|From:||David Peterson <digitalscream@...>|
|Date:||Thursday, February 21, 2002, 5:19|
In a message dated 02/20/02 4:36:23 PM, romilly@EGL.NET writes:
<< >2A) "A mata oliala imata ie kawi ae iko kapivi...... >
This is lovely.>>
<<It really flows. In reading it, I tended to stick in a lot
of glottal stops on vowel-initial words, which makes it sound even more
Hawaiian, or at least stage-Hawaiian ;-). Any possibility that would be a
non-phonemic feature of Kamakawi? >>
Actually, when I read it, the next vowel sort of drowns out the previous
vowel, so it comes out as:
[amatolialimatiekawiaikokapivi]. I haven't sat down and figured out rules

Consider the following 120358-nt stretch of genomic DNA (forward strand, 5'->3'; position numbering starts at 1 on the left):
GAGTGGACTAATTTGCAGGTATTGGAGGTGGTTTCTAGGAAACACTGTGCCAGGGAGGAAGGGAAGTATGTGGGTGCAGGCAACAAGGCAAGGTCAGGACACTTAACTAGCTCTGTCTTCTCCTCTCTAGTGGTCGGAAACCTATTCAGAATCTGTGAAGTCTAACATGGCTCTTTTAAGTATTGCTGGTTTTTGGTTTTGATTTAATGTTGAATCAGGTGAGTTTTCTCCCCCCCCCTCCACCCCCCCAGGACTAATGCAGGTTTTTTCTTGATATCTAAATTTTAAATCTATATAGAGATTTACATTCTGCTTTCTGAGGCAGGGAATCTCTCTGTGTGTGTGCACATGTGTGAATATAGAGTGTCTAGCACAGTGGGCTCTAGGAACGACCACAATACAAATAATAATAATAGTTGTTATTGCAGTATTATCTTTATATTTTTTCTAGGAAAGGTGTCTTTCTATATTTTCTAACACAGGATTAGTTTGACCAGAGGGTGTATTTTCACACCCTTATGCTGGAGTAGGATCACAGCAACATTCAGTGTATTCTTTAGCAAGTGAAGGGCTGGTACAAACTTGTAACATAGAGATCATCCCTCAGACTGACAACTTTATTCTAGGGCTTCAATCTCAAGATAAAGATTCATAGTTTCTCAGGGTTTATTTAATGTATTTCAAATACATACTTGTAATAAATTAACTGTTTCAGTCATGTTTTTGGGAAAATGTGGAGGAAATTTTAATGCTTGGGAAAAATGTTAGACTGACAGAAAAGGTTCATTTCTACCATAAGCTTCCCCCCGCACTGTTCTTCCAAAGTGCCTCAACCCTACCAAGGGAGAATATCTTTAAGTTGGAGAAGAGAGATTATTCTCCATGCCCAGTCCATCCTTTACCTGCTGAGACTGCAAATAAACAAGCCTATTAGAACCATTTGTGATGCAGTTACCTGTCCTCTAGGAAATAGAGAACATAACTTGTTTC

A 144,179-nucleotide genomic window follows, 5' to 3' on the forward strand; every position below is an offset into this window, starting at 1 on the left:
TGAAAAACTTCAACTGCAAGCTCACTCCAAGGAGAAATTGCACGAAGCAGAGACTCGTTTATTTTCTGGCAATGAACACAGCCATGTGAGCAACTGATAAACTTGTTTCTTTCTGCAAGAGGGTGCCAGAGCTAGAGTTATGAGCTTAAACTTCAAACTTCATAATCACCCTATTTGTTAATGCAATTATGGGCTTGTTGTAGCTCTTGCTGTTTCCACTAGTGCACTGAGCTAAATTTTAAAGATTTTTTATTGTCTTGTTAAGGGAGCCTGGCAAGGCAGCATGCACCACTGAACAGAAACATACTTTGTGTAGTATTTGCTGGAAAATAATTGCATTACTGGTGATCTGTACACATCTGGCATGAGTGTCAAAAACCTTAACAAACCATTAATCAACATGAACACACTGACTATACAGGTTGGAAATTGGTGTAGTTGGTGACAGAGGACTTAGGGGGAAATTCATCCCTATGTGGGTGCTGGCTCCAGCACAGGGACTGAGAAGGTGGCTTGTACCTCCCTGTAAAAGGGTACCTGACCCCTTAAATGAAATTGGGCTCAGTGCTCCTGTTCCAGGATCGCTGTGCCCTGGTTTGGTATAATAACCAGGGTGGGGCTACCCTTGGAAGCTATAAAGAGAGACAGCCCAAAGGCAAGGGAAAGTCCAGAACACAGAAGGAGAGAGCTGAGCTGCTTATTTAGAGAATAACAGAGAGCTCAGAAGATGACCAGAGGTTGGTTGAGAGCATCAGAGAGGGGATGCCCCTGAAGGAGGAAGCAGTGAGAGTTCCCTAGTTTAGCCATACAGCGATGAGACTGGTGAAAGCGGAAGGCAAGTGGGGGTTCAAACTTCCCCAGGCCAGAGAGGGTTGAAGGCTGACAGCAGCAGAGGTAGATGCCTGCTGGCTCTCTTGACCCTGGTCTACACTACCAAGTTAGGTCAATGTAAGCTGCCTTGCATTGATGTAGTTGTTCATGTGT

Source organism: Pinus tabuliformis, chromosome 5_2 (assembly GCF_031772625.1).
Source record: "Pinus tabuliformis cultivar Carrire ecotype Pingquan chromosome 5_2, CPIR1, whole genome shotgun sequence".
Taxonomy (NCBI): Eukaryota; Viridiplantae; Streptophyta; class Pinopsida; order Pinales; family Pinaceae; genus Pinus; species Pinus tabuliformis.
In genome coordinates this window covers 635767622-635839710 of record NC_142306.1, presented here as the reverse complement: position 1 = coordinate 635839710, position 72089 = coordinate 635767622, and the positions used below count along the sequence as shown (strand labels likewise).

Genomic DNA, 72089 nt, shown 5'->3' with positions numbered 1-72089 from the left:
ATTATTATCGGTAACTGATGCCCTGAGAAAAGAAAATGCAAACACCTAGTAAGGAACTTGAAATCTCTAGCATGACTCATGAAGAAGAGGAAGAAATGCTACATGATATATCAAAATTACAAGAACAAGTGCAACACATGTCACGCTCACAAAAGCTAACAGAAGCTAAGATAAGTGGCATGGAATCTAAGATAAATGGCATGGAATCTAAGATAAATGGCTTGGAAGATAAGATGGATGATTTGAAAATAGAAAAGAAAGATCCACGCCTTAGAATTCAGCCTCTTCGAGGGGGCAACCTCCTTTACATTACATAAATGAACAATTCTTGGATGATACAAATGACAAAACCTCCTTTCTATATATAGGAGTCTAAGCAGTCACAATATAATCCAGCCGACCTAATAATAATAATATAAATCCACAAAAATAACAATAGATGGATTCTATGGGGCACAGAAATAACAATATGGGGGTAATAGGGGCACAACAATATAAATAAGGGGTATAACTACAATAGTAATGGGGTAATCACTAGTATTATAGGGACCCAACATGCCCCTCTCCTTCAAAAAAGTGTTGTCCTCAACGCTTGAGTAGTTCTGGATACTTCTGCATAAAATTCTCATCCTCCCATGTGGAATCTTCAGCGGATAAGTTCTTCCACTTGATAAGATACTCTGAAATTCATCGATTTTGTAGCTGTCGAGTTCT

for the way I myself pronounce, or how I think it should be. However, since
there really are no initial glottal stops (that phoneme surfacing as [h]
word-initially), it could be. Or maybe it could be designated to classes.
What I noticed was that when I would put together sentences, there would be a
lot of one-letter particles in the beginning or in places, so I decided to
contract them as a convention. So, maybe it could be like important words
(nouns, adjectives, verbs) would get the initial glottal stop so that they
stood out (especially if the accent fell on the first syllable), whereas
particles and function words would go without... Very interesting. You've
given me much to think about. :)
"Zi hiwejnat zodZaraDatsi pat Zi mirejsat dZaCajani sUlo."
"The future's uncertain and the end is always near."